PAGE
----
Scanning Directories (Reading Directory Entries)

From BeebWiki
Jump to: navigation, search

OSGBPB 8 (often known as OS HeebieJeebie) scans the current directory and returns the entries.

Contents

OSGBPB 8 has the following entry and exit conditions. To call from BASIC you should point X% to a control block and set Y%=X%DIV256.

 On entry at &FFD1:
   A%   8
   X%!1 Data address
   X%!5 Number of object names to read
   X%!9 Directory index, 0 to start
 
 On exit:
   X%?0 Directory cycle number
   X%!1 Updated data address
   X%!5 Number of object names /not/ read
   X%!9 Directory index for next call.
 
 The data block will hold the following information:
     &00 length of object name 1 (n)
     &01 object name 1 in ASCII characters
   &01+n length of object name 2 (m)
   &02+n object name 2 in ASCII characters
 &02+n+m etc...

Note that the directory index is an opaque value with only the value zero defined. You cannot and must not assume that it follows any particular sequence, for instance incrementing by one after each call. The only thing you can do with a nonzero value is pass it to another OSGBPB call. Some filing systems return the object names padded with trailing spaces, so you will need to strip those spaces if you want to append the names, such as when descending into a directory tree.

Reading directory entries

The following code will scan through a directory on any filing system and return the directory entries.

 DIM ctrl% 31:REM Need at least 13 bytes for OSGBPB
 DIM name% 31:REM Need at least 12 bytes for directory entries
 
 X%=ctrl%:Y%=X%DIV256        :REM Point to control block
 
 ret%=0                      :REM Return value
 idx%=0                      :REM Directory index, starts at zero
 REPEAT                   
   X%!1=name%                :REM Address in memory to read names to
   X%!5=1                    :REM Fetch one directory entry
   X%!9=idx%                 :REM Directory index
   A%=8:CALL &FFD1           :REM OSGBPB call to read directory entries
   ret%=X%!5                 :REM Number of entries not read
   idx%=X%!9                 :REM Get directory index back
   IF ret%<>1 THEN PROCname  :REM Directory entry returned
 UNTIL ret%=1
 ...etc
 
 DEFPROCname                 :REM Extract object name
 name%?(1+?name%)=13         :REM Put <cr> terminator in
 f$=$(name%+1)               :REM Fetch object name
 ...etc

Using the FileIO BASIC Library this can be considerably compressed to the following:

 idx%=0:REPEAT:f$=FNgbpb8(idx%):idx%=X%!9:IF f$<>"" THEN ....
 UNTIL f$=""

The data block passed in X%!1 needs to be long enough to receive the filenames read. Most filenames encountered on BBC systems are a maximum of 10 characters long, so name% needs to point to at least 12 bytes - ten characters for the filename, one byte for the name length and one byte for the <cr> terminator.

However, there is nothing that specifies that filenames are a maximum of ten characters. Filenames can be anything up to 255 bytes long and it is entirely down the the filing system what length names it can use. For instance, DOSFS uses up to twelve character filenames, viz "Filename.txt", and Win95FS can use almost unlimited filename lengths. Strictly speaking, there should be 257 bytes available at the address pointed to by X%!1, but 32 bytes is a realistic compromise.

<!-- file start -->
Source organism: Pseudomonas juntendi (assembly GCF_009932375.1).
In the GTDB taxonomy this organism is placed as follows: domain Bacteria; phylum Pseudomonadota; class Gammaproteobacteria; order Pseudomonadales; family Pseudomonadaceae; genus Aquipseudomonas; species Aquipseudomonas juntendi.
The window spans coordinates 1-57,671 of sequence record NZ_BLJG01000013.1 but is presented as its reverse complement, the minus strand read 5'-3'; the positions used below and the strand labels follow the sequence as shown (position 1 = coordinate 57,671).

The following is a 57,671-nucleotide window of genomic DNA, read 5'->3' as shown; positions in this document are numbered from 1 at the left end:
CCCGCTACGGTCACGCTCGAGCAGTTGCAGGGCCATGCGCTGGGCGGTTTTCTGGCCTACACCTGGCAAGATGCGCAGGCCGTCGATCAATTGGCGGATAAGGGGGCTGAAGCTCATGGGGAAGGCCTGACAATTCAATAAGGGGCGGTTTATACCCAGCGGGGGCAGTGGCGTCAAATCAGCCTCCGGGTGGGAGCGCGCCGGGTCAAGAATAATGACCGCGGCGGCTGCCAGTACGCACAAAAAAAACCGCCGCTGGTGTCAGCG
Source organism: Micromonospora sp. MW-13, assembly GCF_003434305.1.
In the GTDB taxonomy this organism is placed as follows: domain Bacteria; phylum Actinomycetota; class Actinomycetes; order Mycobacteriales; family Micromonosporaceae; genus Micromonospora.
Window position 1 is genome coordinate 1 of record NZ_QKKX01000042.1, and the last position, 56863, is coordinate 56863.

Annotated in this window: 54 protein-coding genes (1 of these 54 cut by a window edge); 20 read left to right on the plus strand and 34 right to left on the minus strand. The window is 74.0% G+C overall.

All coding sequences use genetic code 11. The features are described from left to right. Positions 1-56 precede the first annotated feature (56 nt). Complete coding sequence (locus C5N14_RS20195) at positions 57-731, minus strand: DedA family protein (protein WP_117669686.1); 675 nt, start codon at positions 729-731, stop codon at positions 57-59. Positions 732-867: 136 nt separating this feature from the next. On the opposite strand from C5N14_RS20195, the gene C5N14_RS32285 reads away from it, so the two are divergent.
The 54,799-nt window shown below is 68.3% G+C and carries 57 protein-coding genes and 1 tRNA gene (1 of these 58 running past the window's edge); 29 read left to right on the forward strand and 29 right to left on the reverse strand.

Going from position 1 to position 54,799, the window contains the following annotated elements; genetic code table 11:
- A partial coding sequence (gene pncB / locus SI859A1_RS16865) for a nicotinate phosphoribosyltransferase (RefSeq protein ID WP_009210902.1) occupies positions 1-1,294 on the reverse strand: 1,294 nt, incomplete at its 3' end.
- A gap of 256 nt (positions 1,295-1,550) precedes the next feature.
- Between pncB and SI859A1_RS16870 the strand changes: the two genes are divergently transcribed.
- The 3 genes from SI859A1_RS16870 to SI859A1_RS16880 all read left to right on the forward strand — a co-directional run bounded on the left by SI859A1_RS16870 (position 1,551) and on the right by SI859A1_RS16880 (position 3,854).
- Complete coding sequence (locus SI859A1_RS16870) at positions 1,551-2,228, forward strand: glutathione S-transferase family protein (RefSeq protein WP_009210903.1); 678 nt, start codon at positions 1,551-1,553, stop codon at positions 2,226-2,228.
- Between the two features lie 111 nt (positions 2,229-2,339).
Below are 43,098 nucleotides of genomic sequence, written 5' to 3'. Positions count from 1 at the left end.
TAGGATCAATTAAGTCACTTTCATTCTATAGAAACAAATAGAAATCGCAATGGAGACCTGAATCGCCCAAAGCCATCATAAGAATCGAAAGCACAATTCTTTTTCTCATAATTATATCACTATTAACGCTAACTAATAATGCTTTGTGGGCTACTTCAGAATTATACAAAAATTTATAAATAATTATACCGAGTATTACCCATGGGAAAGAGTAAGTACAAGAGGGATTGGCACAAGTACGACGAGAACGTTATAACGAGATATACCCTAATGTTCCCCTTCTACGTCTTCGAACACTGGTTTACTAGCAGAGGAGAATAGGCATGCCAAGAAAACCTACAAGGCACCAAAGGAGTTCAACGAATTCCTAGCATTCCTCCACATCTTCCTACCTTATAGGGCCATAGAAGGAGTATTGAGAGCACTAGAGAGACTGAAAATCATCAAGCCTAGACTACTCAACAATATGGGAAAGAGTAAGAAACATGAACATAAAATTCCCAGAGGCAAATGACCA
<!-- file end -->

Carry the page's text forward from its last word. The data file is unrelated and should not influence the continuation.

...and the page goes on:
Reading entries from all DFS directories

OSGBPB 8 reads the directory entries from the current directory. DFS implements single-character 'sideways' directories. The following code will run on all filing systems, and on DFS will scan through all the DFS directories. It uses the FileIO BASIC Library.

 DIM ctrl% 31:REM Need at least 13 bytes for OSGBPB
 DIM name% 31:REM Need at least 12 bytes for directory entries
 
 X%=ctrl%:Y%=X%DIV256          :REM Point to control block
 
 dfs_all%=TRUE                 :REM TRUE to do all DFS directories
 
 dfs%=FNfile("$",5)<>2         :REM Test for DFS-like filing system
 dir%=0
 IF dfs_all% THEN IF dfs% THEN dir%=ASC"!"   :REM Start at dir "!"
 REPEAT
   IF dir% THEN OSCLI "Dir """+STRING$(1+(dir%=34),CHR$dir%)+"""
   idx%=0                      :REM Directory index, starts at zero
   REPEAT                   
     f$=FNgbpb8(idx%):idx%=X%!9:IF f$<>"" THEN PROCname
   UNTIL f$=""
   IF dir%=97:dir%=0           :REM Loop for all directories
   IF dir% THEN dir%=dir%+1:IF dir%=ASC"""" OR dir%=ASC":" THEN dir%=dir%+1:REM Skip '"', ':'
 UNTIL dir%=0
 IF dfs_all% THEN IF dfs% THEN OSCLI "Dir $" :REM Return to dir '$'
 ...etc
 
 DEFPROCname
 IFdir%:IFdir%<>36:f$=CHR$dir%+"."+f$  :REM Prepend with non-"$" dir. char
 ...etc

Tree Walking (Recursive Directory Scanning)

OSGBPB 8 can 'walk' a directory tree, descending subdirectories and returning from them with the following code, written using the FileIO BASIC library.

 DIM ctrl% 31,name% 31:X%=ctrl%:Y%=X%DIV256
 
 DEFPROCScan
 LOCAL idx%,f$
 REPEAT:f$=FNgbpb8(idx%):idx%=X%!9:IF f$<>"":PROCObject
 UNTIL f$=""
 ENDPROC
 :
 DEFPROCObject
 LOCAL type%
 type%=FNfile(f$,5)
 REM Process object f$
 IF type%=2:OSCLI "Dir "+f$:PROCScan:OSCLI "Dir ^"
 ENDPROC

Note that as 6502 BASIC only implements a 20-deep REPEAT stack, this will only descend to a maximum depth of 20 subdirectories before getting a "Too many REPEATs" error. To avoid this a program would have to maintain its own recursion stack.

See Also

Jgharston 14:34, 4 January 2008 (UTC)